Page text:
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Again, if all want is to log the result and move on, then clearly we do not need a variable. It is only necessary if we need to access the return value at some later point in the program. We would only declare it as a const if we want it to be persistent and immutable. It is common to re-use a variable, perhaps as the return from the same function each time, in which case we would declare it with, let, thus permitting mutation.

There are not different ways to call a function, only how we work with the return. I would not try to read too much into this, or take issue with what may appear to be pointless or redundant. This is really so much splitting of hairs. Take what you can from the lesson and continue on to the next. In due course of time more will be revealed from your work. Nothing is carved in stone, at this point, nor really ever will be, when we come down to it. Diversity and variation is a very common theme in programming. If we stop to question every little detail we are bound to get buried in detritus.

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Thank you mtf. I understand the log part and I believe I understand the reason for using the const in this example. It is what you further reiterated. It is important to me that I understand why though…Javascript is a completely different animal than html and css. Really having a hard time just understanding the basics and syntax. Thank you for your advice on just moving on too. I feel like I am bogged down in a Javascript swamp.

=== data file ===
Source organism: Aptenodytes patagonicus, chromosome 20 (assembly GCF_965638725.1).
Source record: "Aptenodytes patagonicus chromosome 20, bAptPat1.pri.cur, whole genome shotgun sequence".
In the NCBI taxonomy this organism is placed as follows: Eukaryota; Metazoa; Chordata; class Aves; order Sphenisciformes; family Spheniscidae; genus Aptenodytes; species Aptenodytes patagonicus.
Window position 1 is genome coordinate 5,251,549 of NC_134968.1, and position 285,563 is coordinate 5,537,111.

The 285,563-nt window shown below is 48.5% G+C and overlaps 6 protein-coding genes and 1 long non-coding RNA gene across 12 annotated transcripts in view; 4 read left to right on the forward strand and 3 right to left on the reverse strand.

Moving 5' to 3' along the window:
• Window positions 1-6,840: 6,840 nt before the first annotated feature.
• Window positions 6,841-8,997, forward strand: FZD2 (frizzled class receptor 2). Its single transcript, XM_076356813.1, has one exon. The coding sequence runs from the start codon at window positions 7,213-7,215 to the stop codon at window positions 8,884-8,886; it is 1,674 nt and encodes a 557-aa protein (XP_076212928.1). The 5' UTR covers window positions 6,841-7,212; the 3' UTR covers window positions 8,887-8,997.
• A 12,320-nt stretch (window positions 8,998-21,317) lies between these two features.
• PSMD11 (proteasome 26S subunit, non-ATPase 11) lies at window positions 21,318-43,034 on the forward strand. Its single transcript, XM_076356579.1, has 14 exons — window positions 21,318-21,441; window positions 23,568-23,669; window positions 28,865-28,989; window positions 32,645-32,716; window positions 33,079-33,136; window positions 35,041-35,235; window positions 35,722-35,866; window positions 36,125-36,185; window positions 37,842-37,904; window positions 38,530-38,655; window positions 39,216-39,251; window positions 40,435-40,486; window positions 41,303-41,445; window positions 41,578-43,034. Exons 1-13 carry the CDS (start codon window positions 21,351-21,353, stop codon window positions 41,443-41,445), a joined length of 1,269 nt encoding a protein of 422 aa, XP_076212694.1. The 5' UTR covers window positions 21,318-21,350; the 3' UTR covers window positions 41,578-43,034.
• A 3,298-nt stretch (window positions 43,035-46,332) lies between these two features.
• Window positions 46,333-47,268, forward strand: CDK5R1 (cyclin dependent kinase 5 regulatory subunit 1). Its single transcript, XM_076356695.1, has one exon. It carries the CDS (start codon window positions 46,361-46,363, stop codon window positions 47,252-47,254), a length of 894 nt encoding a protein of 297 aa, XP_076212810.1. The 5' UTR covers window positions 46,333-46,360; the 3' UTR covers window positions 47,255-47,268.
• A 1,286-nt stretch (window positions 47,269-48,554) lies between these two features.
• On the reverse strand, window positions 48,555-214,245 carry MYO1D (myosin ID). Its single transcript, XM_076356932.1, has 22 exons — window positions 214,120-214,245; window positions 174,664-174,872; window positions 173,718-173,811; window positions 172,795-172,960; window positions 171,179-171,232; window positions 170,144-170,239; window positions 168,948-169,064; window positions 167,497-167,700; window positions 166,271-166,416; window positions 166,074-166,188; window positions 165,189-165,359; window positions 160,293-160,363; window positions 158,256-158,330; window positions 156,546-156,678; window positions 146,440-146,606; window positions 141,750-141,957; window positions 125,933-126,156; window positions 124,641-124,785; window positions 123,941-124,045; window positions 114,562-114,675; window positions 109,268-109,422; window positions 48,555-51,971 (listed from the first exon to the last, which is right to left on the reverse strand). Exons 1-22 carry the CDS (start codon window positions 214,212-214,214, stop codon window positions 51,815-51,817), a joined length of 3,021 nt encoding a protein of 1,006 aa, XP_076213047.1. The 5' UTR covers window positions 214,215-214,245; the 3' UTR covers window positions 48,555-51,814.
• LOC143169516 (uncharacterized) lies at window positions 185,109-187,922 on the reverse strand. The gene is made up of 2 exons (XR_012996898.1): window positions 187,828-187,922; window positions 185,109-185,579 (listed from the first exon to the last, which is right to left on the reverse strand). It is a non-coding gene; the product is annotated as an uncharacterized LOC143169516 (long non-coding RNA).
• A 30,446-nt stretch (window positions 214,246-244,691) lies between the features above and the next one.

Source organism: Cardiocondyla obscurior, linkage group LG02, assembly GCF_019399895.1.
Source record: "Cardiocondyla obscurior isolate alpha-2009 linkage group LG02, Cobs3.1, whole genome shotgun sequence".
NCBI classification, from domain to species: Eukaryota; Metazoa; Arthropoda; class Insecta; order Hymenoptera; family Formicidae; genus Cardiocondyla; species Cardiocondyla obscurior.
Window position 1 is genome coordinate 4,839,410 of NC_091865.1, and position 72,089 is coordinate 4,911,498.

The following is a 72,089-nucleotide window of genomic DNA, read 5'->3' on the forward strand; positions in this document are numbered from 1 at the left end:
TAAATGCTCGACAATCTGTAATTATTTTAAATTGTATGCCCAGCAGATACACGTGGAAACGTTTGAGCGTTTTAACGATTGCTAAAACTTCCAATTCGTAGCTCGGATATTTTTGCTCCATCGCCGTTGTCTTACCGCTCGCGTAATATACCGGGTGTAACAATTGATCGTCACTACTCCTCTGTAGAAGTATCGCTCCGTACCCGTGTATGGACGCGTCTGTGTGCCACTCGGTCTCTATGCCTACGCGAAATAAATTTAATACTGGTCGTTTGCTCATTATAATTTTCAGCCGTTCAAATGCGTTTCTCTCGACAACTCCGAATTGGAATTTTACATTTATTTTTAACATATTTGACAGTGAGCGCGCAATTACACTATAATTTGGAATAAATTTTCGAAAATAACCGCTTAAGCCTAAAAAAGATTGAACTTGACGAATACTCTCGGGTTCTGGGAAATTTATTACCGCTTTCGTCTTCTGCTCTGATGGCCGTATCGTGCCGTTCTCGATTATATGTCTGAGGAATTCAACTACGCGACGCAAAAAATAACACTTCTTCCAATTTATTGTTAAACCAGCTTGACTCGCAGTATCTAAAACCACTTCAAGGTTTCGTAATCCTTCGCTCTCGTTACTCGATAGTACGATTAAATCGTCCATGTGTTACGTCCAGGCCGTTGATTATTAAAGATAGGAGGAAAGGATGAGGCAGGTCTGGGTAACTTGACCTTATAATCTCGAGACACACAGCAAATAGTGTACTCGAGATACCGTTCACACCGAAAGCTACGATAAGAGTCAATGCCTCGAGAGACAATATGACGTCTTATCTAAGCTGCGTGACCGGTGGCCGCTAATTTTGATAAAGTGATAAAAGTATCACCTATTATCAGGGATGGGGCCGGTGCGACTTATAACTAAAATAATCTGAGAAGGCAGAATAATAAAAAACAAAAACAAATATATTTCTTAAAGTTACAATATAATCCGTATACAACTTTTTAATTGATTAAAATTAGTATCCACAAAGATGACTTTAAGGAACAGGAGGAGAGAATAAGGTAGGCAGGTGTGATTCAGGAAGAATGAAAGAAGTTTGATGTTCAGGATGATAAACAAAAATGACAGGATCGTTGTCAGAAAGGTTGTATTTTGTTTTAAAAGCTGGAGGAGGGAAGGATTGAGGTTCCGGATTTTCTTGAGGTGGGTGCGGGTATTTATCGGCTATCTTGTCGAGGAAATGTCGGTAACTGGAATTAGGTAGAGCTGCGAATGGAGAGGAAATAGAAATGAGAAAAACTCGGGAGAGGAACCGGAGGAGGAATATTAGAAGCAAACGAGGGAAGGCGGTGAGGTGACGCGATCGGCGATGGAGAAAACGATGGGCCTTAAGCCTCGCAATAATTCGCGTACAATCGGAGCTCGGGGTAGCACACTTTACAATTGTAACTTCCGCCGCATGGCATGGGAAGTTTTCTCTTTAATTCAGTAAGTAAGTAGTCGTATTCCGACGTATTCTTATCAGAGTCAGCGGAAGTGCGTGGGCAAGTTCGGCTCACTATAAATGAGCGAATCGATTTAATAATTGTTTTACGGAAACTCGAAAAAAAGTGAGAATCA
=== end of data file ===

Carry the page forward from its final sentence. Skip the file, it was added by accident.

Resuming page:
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JS is a whole 'nother animal when compared to HTML and CSS, which while they are languages, of a sort, they are not programming languages, but declarative in nature. They do not have any logic.

Something to note, a value stored in memory which has no reference is not reachable and the system marks it for garbage collection to free up memory. At this stage the last thing we want is to understand JavaScript in technical terms. Focus on the syntax and general usage of each new concept with a ‘scratch the surface’ point of view. Just take it in, and for now, take it in stride that you will not understand everything right off the bat. You won’t. Accept that and just keep an open mind.

I would also forget about what progress you are making and repeatedly loop back to the beginning and go over everything you have learned to that point. Be sure to put in the practice time, and try some experimenting while you’re at it. Knowing that something works or doesn’t work is actually enough for now, without having to know the real how and why. Review the documentation so you learn what the language promises to do, work with that promise in mind and gradually it will sink in to the point that a lot of your questions get answered and you are able to peer deeper into the inner workings of the language.

Concepts are always confusing to learn, at first. If they weren’t everyone would be a programmer. It is not for everyone. Letting yourself get too deep into the weeds will erode your confidence and make it difficult to learn. Our goal is to stimulate confidence by working through our confusion and not moving forward while it persists. Learn to love confusion, mistakes and errors in one’s thinking and logic. By continuing to read and ask questions you are on the right path.

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is used this and i still get the same result what can you say about this kind of code
function nums(num1,num2) {
const result = num1 * num2;
return result;

const final = nums(5, 7);

Thank you, glad it’s not just me!